This is an excerpt from a note to my buddy Paul. He's not well (cancer) and we spend a lot of time on email bantering back and forth about different things. The laughs help him.

Anyway, it's a little fun about fishing for fresh off the truck stockers here in Kentucky. I thought some of you guys and gals may get a smile. If you think my sense of humor is a bit warped, you should meet Paul. He's a real hoot.

In celebration of my birthday and the feeling of relief that I was, in fact, a year younger than you thought I was, I snuck out of work early today and went fishing. I was so relieved to get a whole year back that I just had to go fishing.

On 11/4, the state stocked about 1,000 trout in a little creek (crick in these parts) that runs through Big Bone State Park. The crick gets about 90 degrees in the summer but in the winter, it has good flow all season, has enough deep pools so as to not freeze solid and being down in a hole on the north side of the valley, it stays cold longer than most of the area streams. So, in November, the state dumps 1,000 stockers in the crick and again in March, they dump another 1,000 stockers. It is “delayed harvest” meaning from November until April 1, all of the trout caught need to be released unharmed to the water (or as we like to say here in Kentucky, thrown back in).

Well, knowing that a bunch of stockers fresh off the truck have absolutely no idea what a bug is, or that food comes in anything other than a fish food pellet, I had to sit and think, what type of fly should I tie to attract these not overly intelligent fish? My first thought was a pellet fly. However, I didn’t have any yarn or chenille of the appropriate color for a fish pellet.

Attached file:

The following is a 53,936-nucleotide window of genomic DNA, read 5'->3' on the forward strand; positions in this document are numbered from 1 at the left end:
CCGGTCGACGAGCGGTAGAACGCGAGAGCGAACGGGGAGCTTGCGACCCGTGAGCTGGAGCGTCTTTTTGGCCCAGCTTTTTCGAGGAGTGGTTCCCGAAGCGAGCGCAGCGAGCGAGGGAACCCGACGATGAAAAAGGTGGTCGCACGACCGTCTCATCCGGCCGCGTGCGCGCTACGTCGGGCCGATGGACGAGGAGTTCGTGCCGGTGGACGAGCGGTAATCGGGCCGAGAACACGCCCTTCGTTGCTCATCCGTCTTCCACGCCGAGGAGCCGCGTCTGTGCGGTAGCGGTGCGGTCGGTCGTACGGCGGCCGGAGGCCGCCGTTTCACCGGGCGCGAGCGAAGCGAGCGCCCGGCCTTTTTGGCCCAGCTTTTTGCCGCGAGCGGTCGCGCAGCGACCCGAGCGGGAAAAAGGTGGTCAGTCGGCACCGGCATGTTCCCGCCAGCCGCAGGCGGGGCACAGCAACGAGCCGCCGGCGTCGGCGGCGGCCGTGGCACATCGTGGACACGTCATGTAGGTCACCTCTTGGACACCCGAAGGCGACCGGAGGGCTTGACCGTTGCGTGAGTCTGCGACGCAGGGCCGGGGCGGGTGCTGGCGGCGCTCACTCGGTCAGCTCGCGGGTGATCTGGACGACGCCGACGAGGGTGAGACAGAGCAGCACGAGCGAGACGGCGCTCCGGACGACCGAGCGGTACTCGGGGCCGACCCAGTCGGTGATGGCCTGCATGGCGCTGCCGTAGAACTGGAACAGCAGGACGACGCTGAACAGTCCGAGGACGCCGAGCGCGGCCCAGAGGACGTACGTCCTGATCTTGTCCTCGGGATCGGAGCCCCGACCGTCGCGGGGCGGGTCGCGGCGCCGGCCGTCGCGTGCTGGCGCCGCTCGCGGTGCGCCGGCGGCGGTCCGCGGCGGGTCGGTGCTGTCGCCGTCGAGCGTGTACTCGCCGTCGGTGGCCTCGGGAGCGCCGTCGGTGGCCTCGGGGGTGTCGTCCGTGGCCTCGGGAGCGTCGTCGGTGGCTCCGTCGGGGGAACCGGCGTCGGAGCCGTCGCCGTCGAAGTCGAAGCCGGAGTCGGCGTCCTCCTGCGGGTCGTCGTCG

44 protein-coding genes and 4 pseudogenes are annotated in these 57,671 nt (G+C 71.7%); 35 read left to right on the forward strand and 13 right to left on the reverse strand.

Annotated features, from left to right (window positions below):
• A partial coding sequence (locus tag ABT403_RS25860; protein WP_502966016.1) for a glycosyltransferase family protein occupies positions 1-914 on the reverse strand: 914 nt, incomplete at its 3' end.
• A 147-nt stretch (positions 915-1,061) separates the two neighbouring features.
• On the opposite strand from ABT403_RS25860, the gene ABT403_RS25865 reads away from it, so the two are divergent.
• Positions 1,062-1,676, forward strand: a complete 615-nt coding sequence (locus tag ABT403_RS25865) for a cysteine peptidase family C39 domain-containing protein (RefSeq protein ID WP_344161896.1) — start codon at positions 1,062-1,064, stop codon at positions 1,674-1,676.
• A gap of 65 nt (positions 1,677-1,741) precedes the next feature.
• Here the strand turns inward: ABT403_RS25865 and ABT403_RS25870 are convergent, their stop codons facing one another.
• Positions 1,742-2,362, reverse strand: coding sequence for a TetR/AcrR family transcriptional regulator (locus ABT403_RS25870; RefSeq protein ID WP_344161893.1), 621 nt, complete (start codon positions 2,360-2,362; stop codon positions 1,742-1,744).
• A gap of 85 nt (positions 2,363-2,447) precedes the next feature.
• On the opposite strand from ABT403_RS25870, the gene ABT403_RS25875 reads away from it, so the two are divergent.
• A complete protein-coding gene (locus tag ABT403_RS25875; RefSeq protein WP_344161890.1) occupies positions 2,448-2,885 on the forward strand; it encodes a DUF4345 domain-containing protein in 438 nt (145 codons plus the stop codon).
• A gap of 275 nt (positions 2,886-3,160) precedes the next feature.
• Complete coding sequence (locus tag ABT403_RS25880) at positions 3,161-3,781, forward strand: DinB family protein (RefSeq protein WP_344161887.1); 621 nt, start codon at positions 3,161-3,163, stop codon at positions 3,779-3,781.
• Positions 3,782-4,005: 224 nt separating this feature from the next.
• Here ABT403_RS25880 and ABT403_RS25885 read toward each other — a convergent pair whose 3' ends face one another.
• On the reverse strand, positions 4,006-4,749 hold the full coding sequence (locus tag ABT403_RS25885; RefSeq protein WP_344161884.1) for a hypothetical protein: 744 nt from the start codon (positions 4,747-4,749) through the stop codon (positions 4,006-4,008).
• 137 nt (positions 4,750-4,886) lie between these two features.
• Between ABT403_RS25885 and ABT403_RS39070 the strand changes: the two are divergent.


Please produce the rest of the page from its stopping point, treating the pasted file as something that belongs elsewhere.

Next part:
Hmm, what else would trout from a hatchery think may look like food?
You guessed it:
If you’re thinking “Jeff, my good friend, and master fly tier, that looks just like a kernel of corn”, then you would be correct. It is my corn fly. I may even try it on Carp in the spring.

One might ask, how would hatchery stockers feel about a kernel of corn bouncing down the stream toward them?

In a little over an hour, 10+ of these came to the net:

Now, any serious fly fishing adventurer must have his “game face” when going after the weary trout. I cannot let those guys in the adventure fly fishing videos get a one up on yours truly so I had to get the game face going.

A fellow bum sitting out in Oregon may be thinking, what a gnarly adventure. I’m sure he may even be thinking, wow, dude, let’s see this awesome crick you’re smackin the line on. Dude that must be like a class 5 or something in the rapids and like, wow, you must uf been on some wild energy juice when you took on that water. Like wow dude, 8” stockers on a 3wt. You’re one wicked crazy dude, I just gotta get out on one of those trips with you. It would be like super gnarly.

So, fellow bum, I will share with you one of the wilder pieces of water. Be sure you’re in a seated position before checking this out. Ernie may even need to be holding your hand. Turn on some screaming heavy metal music as loud as your neighbors will allow and hold on. This is some wicked water dude.